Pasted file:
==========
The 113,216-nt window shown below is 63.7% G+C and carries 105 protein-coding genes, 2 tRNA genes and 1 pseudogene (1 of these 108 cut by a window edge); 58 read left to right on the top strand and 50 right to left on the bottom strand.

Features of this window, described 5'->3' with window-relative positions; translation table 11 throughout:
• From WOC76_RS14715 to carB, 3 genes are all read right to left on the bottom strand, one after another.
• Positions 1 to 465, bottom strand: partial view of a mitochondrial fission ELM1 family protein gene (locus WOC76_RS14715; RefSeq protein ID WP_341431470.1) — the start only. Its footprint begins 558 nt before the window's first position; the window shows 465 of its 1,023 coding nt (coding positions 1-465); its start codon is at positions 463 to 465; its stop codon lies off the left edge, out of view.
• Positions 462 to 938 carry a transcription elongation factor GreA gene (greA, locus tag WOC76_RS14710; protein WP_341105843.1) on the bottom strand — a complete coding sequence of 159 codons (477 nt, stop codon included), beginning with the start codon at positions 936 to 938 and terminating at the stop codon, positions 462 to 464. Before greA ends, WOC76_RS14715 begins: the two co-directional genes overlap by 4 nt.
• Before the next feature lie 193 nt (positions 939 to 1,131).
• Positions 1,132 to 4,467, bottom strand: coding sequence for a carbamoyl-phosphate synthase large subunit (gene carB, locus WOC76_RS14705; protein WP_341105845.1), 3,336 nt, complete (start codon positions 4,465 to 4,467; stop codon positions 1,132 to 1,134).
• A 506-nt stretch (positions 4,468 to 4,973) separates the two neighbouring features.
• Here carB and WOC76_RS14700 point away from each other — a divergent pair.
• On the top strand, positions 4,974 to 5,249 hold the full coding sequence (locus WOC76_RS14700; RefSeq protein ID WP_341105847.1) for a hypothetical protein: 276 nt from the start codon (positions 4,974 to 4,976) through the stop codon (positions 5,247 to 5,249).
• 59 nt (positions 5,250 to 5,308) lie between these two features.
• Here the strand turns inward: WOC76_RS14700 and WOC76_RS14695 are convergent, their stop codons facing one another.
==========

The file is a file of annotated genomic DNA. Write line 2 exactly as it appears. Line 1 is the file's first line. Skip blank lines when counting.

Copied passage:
Features of this window, described 5'->3' with window-relative positions; translation table 11 throughout: